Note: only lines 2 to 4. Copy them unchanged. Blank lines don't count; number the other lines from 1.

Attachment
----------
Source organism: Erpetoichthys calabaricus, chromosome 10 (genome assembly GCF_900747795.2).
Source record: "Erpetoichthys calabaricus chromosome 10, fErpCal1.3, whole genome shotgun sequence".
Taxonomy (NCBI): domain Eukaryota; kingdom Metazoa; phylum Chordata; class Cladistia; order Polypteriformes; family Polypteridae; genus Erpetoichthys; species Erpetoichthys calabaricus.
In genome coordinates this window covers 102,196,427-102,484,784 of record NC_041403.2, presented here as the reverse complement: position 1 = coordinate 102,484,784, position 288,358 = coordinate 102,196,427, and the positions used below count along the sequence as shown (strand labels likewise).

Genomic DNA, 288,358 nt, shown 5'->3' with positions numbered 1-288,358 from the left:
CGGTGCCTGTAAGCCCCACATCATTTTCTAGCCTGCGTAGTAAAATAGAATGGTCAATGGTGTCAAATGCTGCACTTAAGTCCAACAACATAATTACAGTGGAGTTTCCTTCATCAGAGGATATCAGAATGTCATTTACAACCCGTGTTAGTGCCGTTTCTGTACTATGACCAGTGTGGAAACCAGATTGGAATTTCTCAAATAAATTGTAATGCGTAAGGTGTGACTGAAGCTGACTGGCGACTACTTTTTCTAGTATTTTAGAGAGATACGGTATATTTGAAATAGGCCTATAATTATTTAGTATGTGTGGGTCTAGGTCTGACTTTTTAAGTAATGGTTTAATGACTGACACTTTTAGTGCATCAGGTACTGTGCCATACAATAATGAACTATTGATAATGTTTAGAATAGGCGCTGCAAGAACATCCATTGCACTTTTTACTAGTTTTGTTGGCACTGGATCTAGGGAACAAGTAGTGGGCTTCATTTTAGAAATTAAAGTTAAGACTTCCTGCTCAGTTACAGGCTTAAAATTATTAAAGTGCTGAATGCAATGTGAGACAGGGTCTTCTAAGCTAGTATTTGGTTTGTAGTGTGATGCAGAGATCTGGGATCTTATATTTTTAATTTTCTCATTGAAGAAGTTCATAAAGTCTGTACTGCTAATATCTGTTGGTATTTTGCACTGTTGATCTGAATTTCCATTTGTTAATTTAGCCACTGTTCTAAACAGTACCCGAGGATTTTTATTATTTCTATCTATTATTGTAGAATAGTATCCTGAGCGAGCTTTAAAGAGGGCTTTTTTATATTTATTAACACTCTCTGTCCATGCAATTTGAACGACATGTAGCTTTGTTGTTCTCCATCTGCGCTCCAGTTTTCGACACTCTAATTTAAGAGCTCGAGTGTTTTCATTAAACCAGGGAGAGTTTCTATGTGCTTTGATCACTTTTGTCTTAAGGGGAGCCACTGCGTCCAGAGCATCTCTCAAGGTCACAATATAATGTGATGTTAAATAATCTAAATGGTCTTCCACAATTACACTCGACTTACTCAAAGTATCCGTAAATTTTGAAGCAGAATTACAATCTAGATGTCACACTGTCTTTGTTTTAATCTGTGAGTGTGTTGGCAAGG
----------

Source record: "Erpetoichthys calabaricus chromosome 10, fErpCal1.3, whole genome shotgun sequence".
Taxonomy (NCBI): domain Eukaryota; kingdom Metazoa; phylum Chordata; class Cladistia; order Polypteriformes; family Polypteridae; genus Erpetoichthys; species Erpetoichthys calabaricus.
In genome coordinates this window covers 102,196,427-102,484,784 of record NC_041403.2, presented here as the reverse complement: position 1 = coordinate 102,484,784, position 288,358 = coordinate 102,196,427, and the positions used below count along the sequence as shown (strand labels likewise).